“If they do this, we're basically going to be in the Civil War days with peg legs.”
Jordan Thomas says he's not a proponent of hyperbole just to make a point. But with this issue, he doesn't see any other way to describe it.
"The sky is falling," he said.
Thomas, a graduate of McCallie School, is the founder of the Jordan Thomas Foundation, which provides child amputees with prostheses. He's been a strong proponent of rights for amputees since age 16, when he lost both legs from the calf down in a boating accident.
What Thomas and thousands of amputees are upset about is a proposed draft of Medicare's Local Coverage Determination Article on Lower Limb Prostheses.
If implemented, the proposal would drastically reduce the standard of care for amputees in America by changing the evaluation process and reducing access to high-tech prostheses, he said.
Mark Stubbs, owner of Stubbs Prosthetics & Orthotics in Chattanooga, called the proposal "very frightening" and said his company is doing everything it can to stop it.
"If they do this," Stubbs said, "we're basically going to be in the Civil War days with peg legs."
The Amputee Coalition of America also has made several statements criticizing the proposal. Even though the rule would be written for Medicare, private insurance agencies often follow Medicare's lead, so eventually all the estimated 2 million amputees in America would be affected.
The Centers for Medicare and Medicaid Services did not respond a request for comment. But CMS made a statement about the proposal Thursday to a TV station in Virginia, in which it said it believes beneficiaries still will have access to what they need.
"CMS believes that Medicare beneficiaries will continue to have access to lower-limb prosthetics that are appropriate, and the intent of this proposed local coverage determination (LCD) is not meant to restrict any medically necessary prosthesis," the statement said. "As a proposed LCD, we welcome comments from the public and stakeholders on how to improve the proposal so that Medicare beneficiaries are able to get the lower-limb prosthetics they need."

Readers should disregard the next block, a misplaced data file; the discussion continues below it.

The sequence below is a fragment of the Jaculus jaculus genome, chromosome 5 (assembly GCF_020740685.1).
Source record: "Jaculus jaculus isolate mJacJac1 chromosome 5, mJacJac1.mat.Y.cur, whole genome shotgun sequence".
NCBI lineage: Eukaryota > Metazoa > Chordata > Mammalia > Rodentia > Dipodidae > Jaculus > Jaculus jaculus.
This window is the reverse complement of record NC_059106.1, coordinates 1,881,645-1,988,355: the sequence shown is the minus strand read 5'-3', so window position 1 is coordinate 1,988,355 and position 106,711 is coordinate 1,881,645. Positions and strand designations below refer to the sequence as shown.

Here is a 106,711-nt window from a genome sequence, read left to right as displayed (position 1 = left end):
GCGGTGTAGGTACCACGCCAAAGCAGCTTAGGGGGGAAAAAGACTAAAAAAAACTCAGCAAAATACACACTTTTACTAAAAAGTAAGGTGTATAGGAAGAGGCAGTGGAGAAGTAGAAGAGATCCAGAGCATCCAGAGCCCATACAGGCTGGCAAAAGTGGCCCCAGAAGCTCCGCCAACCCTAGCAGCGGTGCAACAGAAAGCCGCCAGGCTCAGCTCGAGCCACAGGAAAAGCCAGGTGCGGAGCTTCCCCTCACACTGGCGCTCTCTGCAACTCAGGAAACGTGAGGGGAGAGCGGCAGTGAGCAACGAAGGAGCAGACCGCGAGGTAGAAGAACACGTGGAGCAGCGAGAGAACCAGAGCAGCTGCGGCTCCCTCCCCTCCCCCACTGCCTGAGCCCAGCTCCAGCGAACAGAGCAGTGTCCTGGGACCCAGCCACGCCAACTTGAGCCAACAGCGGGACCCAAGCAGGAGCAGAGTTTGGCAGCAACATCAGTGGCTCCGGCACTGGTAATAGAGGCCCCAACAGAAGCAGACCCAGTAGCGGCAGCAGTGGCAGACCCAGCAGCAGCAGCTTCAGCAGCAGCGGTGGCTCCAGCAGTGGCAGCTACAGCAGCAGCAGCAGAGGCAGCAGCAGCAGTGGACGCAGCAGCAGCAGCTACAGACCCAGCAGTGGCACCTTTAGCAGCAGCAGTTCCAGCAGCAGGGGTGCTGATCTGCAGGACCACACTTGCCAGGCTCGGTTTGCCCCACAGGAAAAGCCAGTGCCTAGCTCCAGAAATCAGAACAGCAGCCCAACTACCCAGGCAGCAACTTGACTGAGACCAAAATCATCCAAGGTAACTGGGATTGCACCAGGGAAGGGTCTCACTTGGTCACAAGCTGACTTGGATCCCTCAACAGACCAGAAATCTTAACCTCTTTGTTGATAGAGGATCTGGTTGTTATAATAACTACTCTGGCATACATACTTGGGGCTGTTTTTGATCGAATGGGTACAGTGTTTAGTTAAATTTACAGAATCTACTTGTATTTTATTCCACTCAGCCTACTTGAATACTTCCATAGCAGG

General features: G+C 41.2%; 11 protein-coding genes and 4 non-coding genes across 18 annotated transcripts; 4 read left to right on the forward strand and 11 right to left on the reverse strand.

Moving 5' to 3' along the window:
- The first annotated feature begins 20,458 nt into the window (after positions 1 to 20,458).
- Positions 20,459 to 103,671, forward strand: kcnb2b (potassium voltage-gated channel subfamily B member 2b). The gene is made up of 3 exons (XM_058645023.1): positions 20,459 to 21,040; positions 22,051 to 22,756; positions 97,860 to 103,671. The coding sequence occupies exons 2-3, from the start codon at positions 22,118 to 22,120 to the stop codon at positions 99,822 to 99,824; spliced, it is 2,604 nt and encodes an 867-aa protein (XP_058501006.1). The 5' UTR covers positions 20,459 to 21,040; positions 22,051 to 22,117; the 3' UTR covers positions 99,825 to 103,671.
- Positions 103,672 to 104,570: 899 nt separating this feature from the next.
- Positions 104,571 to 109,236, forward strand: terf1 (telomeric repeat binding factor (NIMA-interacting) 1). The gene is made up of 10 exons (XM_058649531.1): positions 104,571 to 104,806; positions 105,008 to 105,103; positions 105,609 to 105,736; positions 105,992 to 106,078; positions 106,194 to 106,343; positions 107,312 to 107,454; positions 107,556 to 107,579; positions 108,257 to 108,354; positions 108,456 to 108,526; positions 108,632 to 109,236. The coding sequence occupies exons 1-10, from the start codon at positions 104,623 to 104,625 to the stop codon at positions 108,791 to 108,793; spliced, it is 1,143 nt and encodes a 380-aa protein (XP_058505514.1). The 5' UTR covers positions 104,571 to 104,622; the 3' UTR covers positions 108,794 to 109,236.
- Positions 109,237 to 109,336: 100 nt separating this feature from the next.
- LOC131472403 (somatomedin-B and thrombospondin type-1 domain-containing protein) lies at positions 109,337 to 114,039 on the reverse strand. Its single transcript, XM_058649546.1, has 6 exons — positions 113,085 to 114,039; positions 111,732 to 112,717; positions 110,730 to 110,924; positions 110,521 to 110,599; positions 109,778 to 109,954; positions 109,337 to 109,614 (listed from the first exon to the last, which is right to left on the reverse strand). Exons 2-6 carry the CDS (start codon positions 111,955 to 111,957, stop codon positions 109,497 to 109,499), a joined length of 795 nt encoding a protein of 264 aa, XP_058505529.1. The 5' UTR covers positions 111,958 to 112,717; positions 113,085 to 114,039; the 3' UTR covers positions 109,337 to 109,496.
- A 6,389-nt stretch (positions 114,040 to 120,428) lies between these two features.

The proposal is a dense, 40-page document containing several points. Among the big changes: Patients' potential — in addition to their current condition — would no longer be considered; amputees would be given simpler prostheses instead of more technologically advanced items, and options for foot and ankle prostheses would be limited.
Another effect, Thomas said, is that development in prosthetic technology would be stopped. Eliminating expensive technologies takes away incentive for companies to develop new technologies, he said.
"This is absolutely egregious," Thomas said.
Stubbs agreed with Thomas, and said companies that make prosthetics will go out of business. But he said the people who will be most affected are the patients.
"It's going to affect patient care immensely," Stubbs said. "It's going to make it hard on the amputee. We're not going to be able to move forward at all."
Thousands of others agree. A petition on the White House website calling for the proposal to be rescinded says if implemented, it would be like "returning amputees to the 1970s standards of care."
The website says that if any petition garners 100,000 or more signatures, the White House has to "review it, ensure it's sent to the appropriate policy experts, and issue an official response."
As of Friday, the petition had 105,963 signatures, meaning the White House will have to make a statement on the issue.
"I have tremendous pride and tremendous honor in our population," Thomas said of the response of his community.
There will be a public meeting to discuss the proposal Wednesday from 8 a.m. to noon EDT in Linthicum, Md.
Contact staff writer Evan Hoopfer at email@example.com or @EvanHoopfer on Twitter or 423-757-6731.